{= \dfrac{\sqrt{(3x + 1)²} - 1}{3}}

{= \dfrac{3x + 1 - 1}{3}}

{= \dfrac{3x}{3}}

{= x}

Also,

{fog(y) = f(g(y))}

{= f\left(\dfrac{\sqrt{y + 6} - 1}{3}\right)} {(∵ g(y) = \dfrac{\sqrt{y + 6} - 1}{3}}

{= 9\left(\dfrac{\sqrt{y + 6} - 1}{3}\right)^2 + 6\left(\dfrac{\sqrt{y + 6} - 1}{3}\right) - 5} {(∵ f(x) = 9x^2 + 6x - 5)}

{= {9\left(\dfrac{\left(\sqrt{y + 6}\right)^2 + 2\times\sqrt{y + 6}\times1 + 1^2}{3^2}\right)} + 6\left(\dfrac{\sqrt{y + 6} - 1}{3}\right) - 5}

{= {9\left(\dfrac{y + 6 + 2\sqrt{y + 6} + 1}{9}\right)} + 6\left(\dfrac{\sqrt{y + 6} - 1}{3}\right) - 5}

{= y + 7 - 2\sqrt{y + 6} + 6\left(\dfrac{\sqrt{y + 6} - 1}{3}\right) - 5} (After cutting/cancelling 9 in the numerator and denominator)

{= \dfrac{3y + 21 - 6\sqrt{y + 6} + 6\sqrt{y + 6} - 6 - 15}{3}}

{= \dfrac{3y}{3}}

{= y}

Hence gof = IR+ and fog = I[-5, ∞)

∴ f is convertible and is given as {f^{-1} = g}

10. Let f : X → Y be an invertible function. Show that f has unique inverse.

(Hint: suppose g_1 and g_2 are two inverses of f. Then for all {y ∈ Y}, fog_1(y) = IY{(y) = fog_2(y)}. Use one-one ness of f).

As f is defined as f : X → Y and also as it is given that f is invertible.

⇒ f is both one-one and onto.

As f is one-one, if there exists any two elements x_1, x_2 ∈ X such that

{f(x_1) = f(x_2)} then {x_1 = x_2}

Let’s now assume that the invertible function f has two different inverses g_1 and g_2 defined as g_1 : Y → X and g_2 : Y → X

{⇒ fog_1(y) = I_Y} and {fog_2(y) = I_Y}

{⇒ fog_1(y) = fog_2(y)}

{⇒ f(g_1(y)) = f(g_2(y))}

{⇒ g_1(y) = g_2(y)} {(∵ f(x_1) = f(x_2) ⇒ x_1 = x_2)}

{⇒ g_1 = g_2}

∴ f has unique inverse.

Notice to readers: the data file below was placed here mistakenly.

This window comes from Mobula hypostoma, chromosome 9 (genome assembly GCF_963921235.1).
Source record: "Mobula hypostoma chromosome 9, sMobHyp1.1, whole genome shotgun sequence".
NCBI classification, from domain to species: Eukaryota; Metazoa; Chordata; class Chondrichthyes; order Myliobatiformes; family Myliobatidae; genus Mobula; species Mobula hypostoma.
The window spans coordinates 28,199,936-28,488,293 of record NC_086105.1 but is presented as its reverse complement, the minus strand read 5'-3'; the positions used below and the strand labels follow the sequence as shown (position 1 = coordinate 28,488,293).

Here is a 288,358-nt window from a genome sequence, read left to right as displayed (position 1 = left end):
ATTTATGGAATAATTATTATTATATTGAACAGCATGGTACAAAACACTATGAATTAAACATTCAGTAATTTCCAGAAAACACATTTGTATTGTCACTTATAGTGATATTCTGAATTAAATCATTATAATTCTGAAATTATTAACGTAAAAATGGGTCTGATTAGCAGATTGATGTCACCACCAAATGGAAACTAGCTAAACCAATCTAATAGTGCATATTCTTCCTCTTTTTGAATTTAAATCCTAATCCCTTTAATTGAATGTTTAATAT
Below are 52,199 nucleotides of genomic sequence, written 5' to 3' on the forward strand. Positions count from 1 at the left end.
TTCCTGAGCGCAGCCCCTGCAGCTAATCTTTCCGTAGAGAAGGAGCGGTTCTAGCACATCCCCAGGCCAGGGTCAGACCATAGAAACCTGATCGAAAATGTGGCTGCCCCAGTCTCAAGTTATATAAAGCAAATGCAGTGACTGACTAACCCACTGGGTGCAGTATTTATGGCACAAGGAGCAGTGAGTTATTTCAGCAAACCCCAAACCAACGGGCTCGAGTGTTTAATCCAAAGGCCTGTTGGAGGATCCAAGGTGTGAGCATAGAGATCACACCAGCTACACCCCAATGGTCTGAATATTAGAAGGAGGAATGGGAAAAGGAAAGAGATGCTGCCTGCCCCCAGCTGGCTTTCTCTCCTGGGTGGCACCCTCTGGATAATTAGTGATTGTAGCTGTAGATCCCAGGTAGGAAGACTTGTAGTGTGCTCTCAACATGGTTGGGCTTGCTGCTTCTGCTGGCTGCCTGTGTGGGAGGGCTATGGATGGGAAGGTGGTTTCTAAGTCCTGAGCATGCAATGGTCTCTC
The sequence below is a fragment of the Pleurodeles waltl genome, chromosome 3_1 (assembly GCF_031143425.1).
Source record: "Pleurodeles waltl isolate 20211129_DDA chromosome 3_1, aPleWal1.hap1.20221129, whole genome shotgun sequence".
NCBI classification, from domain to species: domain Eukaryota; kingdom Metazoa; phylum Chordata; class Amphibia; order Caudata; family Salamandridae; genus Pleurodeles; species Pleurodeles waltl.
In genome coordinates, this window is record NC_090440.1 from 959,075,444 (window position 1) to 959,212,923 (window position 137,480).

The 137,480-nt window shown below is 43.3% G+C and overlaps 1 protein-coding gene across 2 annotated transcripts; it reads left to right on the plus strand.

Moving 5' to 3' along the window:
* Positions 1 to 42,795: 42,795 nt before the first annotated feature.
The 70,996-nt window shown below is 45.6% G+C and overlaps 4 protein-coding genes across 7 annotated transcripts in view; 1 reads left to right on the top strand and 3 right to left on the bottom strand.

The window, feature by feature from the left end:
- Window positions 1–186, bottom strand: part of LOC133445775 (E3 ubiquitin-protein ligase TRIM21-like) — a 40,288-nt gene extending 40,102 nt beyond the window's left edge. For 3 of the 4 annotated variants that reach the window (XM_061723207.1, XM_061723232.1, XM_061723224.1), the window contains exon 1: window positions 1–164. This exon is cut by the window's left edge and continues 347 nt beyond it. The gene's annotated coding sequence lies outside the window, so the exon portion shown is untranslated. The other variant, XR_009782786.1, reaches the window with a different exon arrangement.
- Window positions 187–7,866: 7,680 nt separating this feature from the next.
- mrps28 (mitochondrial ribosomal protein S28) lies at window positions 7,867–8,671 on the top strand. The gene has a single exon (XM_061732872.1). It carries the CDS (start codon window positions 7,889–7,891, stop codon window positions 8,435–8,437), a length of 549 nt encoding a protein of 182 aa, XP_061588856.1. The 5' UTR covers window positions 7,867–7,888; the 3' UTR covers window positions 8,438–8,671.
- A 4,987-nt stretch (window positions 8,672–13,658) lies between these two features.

11. Consider f : {1, 2, 3} → {{a, b, c}} given by {f(1) = a}, {f(2) = b} and {f(3) = c}. Find f^{-1} and show that {(f^{-1})^{-1} = f}

It is given that

{f(1) = a} {⇒ f^{-1}(a) = 1}

{f(2) = b} {⇒ f^{-1}(b) = 2}

{f(3) = c} {⇒ f^{-1}(c) = 3}

This can be diagramatically represented as follows:

∴ f^{-1} is defined as {f^{-1} : \{a, b, c\}} → {1, 2, 3} and {f^{-1} = \{(a, 1), (b, 2), (c, 3)\}}

As {f^{-1}(a) = 1 ⇒ (f^{-1})^{-1}(1) = a}

As {f^{-1}(b) = 2 ⇒ (f^{-1})^{-1}(2) = b}

As {f^{-1}(c) = 3 ⇒ (f^{-1})^{-1}(3) = c}

And this can be diagramatically represented as follows:

∴ {(f^{-1})^{-1}} is defined as {(f^{-1})^{-1} = \{1, 2, 3\} → \{a, b, c\}} and {(f^{-1})^{-1} = \{(1, a), (2, b), (3, c)\}}

∴ From the above, it is clear that {(f^{-1})^{-1} = f}

12. Let f : X → Y be an invertible function. Show that the inverse of f^{-1} is f, i.e., {(f^{-1})^{-1} = f}.

The inverse of f is f^{-1}

It is given that f is invertible

⇒ f is both one-one and onto.

Consider an arbitrary elemnet x ∈ X, such that {f(x) = y}

{⇒ f^{-1}(y) = x}

{⇒ (f^{-1})^{-1}(x) = y}

But we know that {f(x) = y}

So {(f^{-1})^{-1}(x) = f(x)}

As x is an arbitrary element in X, the above statement is true for all x ∈ X

{∴ (f^{-1})^{-1} = f}

13. If f : R → R be given by {f(x) = \left(3 - x^3\right)^{\frac{1}{3}}}, then fof(x) is

A.

x^\frac{1}{3}

B.

x^3

C.

x

D.

{(3 - x^3)}

{fof(x) = f(f(x))}

{= f\left(\left(3 - x^3\right)^{\frac{1}{3}}\right)}

{= \left(3 - \left(\left(3 - x^3\right)^\frac{1}{3}\right)^3\right)^\frac{1}{3}}

{= \left(3 - \left(3 - x^3\right)^{3\times\frac{1}{3}}\right)^\frac{1}{3}}

{= \left(3 - \left(3 - x^3\right)^1\right)^\frac{1}{3}}

{= \left(3 - \left(3 - x^3\right)\right)^\frac{1}{3}}

{= \left(3 - 3 + x^3\right)^\frac{1}{3}}

{= \left(x^3\right)^\frac{1}{3}}

= x

∴ C is the correct answer.

14. Let f : R – \Bigl\{\dfrac{4}{3}\Bigr\} → R be a function defined as {f(x) = \dfrac{4x}{3x + 4}}. The inverse of f is the map g : Range f → R {- \Bigl\{\dfrac{4}{3}\Bigr\}} given by

A.

{g(y) = \dfrac{3y}{3 - 4y}}

B.

{g(y) = \dfrac{4y}{4 - 3y}}

C.

{g(y) = \dfrac{4y}{3 - 4y}}

D.

{g(y) = \dfrac{3y}{4 - 3y}}

The given function is {y = f(x)}

{⇒ f^{-1}(y) = x}

{⇒ g(y) = x} (∵ The inverse of f is given as g)

Also, it is given that {y = f(x) = \dfrac{4x}{3x + 4}}

{⇒ \dfrac{4x}{3x + 4} = y}

{⇒ 4x = (3x + 4)y}

{⇒ 4x = 3xy + 4y}

{⇒ 4x - 3xy = 4y}

{⇒ x(4 - 3y) = 4y}

{⇒ x = \dfrac{4y}{4 - 3y}}

{⇒ g(y) = \dfrac{4y}{4 - 3y}}

∴ B is the correct answer